After a four-year hiatus, the Large Hadron Collider (LHC) is firing up again on Tuesday, and despite rumors you might have heard on the web, it can not create a trans-dimensional cross-rip, a black hole or every other techno-babbling apocalypse of science run amok.
As astrophysicist Katie Mack noted Tuesday on Twitter, each time the LHC fires up, “I hear from people who find themselves nervous about some form of disaster, presumably resulting from alarmist science fiction,” she wrote. “Allow me to reassure you: though the LHC is essentially the most powerful particle collider on Earth, it’s barely a game of marbles on the cosmic scale.”
A project of the European Organization for Nuclear Research, or Cern, the LHC is a hoop of electromagnets 17 miles in circumference buried under France and Switzerland near Geneva used to speed up beams of particles to incredibly high velocities after which smash them together to check the resulting piece. First smashing protons for science back in 2009, the LHC has led to the invention of greater than 50 recent subatomic particles, and most famously the detection of the long hypothesized Higgs boson, also referred to as the “God particle,” in 2012.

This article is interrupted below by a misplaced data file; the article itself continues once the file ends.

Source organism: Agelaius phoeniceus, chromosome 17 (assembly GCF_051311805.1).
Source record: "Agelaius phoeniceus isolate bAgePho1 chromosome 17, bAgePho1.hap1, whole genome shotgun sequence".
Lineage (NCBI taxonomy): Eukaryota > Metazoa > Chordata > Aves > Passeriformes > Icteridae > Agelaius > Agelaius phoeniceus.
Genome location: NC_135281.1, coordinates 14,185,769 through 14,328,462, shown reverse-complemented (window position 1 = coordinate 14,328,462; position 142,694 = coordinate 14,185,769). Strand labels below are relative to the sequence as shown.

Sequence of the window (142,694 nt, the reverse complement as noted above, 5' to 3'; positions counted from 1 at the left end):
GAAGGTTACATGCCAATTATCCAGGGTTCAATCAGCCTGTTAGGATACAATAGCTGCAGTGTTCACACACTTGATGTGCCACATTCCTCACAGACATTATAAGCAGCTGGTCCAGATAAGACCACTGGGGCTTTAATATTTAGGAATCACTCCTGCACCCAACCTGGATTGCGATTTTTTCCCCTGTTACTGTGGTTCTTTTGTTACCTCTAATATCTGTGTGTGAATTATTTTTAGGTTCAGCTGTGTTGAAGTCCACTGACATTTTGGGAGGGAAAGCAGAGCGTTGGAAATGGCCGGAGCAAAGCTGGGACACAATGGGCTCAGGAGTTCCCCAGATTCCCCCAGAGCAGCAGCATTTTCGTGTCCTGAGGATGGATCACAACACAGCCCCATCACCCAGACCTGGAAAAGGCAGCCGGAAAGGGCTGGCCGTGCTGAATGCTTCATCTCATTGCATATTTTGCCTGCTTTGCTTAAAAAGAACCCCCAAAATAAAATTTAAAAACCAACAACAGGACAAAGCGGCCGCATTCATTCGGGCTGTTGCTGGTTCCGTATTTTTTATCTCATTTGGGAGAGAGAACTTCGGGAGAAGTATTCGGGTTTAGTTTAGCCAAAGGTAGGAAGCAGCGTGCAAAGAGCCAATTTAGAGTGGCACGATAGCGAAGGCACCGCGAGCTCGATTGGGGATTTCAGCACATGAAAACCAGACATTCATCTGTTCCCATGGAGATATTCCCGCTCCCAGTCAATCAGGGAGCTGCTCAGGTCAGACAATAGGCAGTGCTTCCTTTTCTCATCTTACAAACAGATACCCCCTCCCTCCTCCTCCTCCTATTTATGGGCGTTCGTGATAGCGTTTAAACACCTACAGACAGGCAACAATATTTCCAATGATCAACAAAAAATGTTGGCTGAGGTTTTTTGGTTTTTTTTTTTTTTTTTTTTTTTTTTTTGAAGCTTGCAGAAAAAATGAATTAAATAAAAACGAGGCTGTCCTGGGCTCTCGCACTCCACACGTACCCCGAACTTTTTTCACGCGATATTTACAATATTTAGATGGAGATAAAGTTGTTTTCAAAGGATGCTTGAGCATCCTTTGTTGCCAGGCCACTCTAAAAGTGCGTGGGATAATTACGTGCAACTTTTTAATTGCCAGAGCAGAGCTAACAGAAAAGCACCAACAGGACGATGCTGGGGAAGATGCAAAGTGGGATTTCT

Early LHC collisions took place at around one to 2 trillion electron volts, a measurement of the energy imbued in a particle by accelerating it based on the energy gained by an electron accelerated by a possible of 1 volt. The LHC has run through two previous cycles of experiments, collecting immense amounts of knowledge from 2009 through 2013, after which from 2015 through 2018.
The brand new and third cycle of LHC experiments starting Tuesday will feature particles colliding at a record-breaking 13.6 trillion electron volts.
But while that looks like loads, it’s still relatively insignificant when it comes to what nature does on a regular basis, in accordance with Dr Mack.
Because the Cern website notes, one trillion electron volts is roughly corresponding to the energy released by a flying mosquito.
So while the LHC won’t rip the material of time and space, it could help scientists rip the veil off a few of the secrets of the universe. A Cern blog post notes scientists might be using the LHC to check the more subtle interactions of the Higgs particle in addition to looking for signs of elusive dark matter, a mysterious entity that scientists know makes up about 27% of stuff within the universe, but have never directly observed.